In addition, there were 19 asters that rated good, with four stars. These good asters included a couple of New England asters—the rosy pink ‘Harrington’s Pink’ and deep pink ‘Honeysong Pink’, and three New York asters-- the light lavender ‘Blaubox’, lavender-blue ‘Climax’, and purple-pink ‘Rosenwichtel’. Most selections you may find of the asters are in the New York and New England species.   Perhaps the reasons that more didn’t rate more highly relate to habit and potential problems.  Aromatic asters tend to be less problem-prone, and good alternative choices.

New England asters can get to four to five feet tall and fall over under some conditions, particularly low light.  Cutting them back in early summer by one third to one half will make them more bushy, with no need to stake.
   
One of the more recent introductions of New England asters, and one of the most popular asters, ‘Purple Dome’ came from the Mt. Cuba Center and gardens in Delaware.  It is violet-purple and low, only growing to about 16 inches high and about 2 feet wide.  This makes it a good choice for fronts of borders, along walks, massed, or even containers.  It bloomed over two months in Chicago, from early September to early November. ‘Vibrant Dome’ is a bright pink sport of this compact cultivar, not in these trials but popular and available.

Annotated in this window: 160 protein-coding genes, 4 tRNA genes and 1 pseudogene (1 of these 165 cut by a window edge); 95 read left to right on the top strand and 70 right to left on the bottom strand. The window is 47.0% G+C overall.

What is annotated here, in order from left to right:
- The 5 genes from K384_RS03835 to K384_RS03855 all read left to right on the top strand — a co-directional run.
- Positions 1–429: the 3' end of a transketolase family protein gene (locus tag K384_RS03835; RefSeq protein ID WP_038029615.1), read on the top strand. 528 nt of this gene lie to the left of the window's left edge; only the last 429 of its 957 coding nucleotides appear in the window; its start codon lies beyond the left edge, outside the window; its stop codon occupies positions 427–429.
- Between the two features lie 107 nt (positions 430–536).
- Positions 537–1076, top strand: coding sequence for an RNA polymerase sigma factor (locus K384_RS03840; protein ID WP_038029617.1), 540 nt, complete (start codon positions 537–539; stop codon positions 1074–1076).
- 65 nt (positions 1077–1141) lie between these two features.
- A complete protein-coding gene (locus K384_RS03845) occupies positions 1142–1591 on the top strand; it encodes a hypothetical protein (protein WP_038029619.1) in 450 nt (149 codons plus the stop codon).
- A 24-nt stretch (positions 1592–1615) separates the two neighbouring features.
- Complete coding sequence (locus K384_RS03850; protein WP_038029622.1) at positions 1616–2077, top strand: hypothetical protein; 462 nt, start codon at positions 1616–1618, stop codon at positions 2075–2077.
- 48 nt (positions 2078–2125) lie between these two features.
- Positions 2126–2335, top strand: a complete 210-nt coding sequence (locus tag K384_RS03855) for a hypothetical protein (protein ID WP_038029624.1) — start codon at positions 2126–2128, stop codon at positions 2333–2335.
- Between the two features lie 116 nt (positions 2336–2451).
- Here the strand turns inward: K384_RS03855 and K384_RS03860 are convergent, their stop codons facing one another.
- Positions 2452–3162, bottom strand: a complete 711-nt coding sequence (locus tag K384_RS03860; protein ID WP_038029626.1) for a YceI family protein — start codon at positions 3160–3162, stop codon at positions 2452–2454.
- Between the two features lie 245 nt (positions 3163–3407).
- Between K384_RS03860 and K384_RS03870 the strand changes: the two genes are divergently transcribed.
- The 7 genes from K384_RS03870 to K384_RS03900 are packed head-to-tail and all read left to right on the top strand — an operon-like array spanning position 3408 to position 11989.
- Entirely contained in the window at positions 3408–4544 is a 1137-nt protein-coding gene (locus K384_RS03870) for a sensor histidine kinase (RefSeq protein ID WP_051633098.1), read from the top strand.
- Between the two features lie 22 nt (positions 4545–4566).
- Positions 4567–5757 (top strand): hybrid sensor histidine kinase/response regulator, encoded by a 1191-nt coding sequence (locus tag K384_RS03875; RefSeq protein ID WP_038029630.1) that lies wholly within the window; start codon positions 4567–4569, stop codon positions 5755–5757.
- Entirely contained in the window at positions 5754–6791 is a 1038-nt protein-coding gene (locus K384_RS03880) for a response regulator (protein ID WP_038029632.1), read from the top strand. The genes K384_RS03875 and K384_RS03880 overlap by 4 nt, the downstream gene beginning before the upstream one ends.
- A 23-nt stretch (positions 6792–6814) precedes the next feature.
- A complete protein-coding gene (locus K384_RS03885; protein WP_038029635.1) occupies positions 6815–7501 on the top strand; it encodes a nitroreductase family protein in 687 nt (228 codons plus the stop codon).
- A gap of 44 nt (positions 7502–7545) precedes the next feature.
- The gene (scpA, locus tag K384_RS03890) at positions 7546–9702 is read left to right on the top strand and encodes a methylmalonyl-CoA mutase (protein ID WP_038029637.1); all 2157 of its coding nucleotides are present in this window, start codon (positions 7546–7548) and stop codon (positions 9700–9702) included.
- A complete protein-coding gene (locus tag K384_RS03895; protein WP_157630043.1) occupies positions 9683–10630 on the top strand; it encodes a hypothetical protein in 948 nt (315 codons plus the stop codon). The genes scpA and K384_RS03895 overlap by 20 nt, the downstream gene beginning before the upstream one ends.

‘Purple Dome’ is a good example of how resistance to diseases can vary by site.  Often considered to have excellent resistance to powdery mildew, in the Chicago trials this cultivar was only rated as fair.

Asters may get rust or powdery mildew diseases on leaves.  The former was seen more on the New York asters in the Chicago trials, while the latter disease was seen more on the New England asters.  Giving good air circulation around plants, and disposing of leaves in the fall (not in the compost) will help lessen these.  There are several sprays, organic and synthetic, that can be used for these too.